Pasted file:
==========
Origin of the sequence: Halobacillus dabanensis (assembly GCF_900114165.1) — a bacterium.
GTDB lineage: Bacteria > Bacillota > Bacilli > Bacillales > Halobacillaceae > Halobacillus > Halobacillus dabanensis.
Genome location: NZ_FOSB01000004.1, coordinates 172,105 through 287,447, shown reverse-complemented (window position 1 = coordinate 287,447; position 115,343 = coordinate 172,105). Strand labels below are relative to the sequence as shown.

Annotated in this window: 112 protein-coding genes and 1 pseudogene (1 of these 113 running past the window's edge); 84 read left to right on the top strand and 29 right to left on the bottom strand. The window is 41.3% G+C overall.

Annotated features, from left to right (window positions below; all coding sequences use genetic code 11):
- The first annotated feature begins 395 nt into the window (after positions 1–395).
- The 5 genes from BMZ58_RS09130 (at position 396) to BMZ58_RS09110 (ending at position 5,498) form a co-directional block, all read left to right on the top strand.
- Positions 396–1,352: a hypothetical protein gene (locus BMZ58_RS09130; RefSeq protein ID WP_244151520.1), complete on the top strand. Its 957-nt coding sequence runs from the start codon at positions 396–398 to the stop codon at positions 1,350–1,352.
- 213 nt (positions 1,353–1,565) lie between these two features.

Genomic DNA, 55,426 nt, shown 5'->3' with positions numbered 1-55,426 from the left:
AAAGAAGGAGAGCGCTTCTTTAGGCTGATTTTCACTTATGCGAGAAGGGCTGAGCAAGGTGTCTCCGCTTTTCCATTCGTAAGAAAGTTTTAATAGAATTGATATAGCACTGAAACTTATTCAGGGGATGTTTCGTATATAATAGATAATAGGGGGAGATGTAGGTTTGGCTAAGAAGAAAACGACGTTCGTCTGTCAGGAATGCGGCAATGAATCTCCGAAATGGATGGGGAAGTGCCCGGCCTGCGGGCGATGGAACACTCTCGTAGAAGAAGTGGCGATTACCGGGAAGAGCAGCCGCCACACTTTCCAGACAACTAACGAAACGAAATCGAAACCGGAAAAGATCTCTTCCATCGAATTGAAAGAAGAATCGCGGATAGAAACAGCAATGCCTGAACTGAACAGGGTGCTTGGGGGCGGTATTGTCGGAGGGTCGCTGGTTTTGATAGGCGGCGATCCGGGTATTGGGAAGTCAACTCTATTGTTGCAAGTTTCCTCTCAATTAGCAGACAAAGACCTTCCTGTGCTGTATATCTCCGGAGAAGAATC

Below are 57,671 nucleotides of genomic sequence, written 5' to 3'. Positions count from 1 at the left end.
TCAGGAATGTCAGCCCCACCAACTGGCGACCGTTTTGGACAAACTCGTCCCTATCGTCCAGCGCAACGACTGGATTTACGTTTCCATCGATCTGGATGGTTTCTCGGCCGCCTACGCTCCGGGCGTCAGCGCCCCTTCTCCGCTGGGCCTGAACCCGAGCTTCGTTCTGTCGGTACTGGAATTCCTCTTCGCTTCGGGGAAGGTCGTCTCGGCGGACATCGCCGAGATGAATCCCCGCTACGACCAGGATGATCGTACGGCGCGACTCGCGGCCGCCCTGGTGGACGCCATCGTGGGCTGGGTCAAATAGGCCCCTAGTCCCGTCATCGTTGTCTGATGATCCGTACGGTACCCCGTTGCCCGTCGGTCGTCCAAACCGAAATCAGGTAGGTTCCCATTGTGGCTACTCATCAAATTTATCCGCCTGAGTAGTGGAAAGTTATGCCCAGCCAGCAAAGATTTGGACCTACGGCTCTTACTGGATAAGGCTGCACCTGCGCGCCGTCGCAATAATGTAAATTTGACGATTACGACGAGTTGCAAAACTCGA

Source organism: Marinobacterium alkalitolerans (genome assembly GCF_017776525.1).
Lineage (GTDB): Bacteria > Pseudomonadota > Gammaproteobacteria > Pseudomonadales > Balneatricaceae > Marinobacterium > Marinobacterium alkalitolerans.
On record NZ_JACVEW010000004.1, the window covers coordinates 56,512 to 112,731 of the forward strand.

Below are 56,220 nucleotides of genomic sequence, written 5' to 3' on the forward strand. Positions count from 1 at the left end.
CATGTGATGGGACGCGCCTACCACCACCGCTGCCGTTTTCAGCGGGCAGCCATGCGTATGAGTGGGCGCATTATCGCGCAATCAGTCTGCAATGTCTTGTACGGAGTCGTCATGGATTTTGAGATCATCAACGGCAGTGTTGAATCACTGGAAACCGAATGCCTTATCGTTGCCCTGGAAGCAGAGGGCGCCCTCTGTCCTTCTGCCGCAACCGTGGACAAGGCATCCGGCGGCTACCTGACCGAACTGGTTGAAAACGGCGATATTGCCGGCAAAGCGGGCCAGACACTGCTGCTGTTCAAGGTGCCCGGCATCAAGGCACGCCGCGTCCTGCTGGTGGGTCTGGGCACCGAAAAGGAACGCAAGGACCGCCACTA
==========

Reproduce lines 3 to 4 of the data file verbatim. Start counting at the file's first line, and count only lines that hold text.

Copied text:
Genome location: NZ_FOSB01000004.1, coordinates 172,105 through 287,447, shown reverse-complemented (window position 1 = coordinate 287,447; position 115,343 = coordinate 172,105). Strand labels below are relative to the sequence as shown.

Annotated in this window: 112 protein-coding genes and 1 pseudogene (1 of these 113 running past the window's edge); 84 read left to right on the top strand and 29 right to left on the bottom strand. The window is 41.3% G+C overall.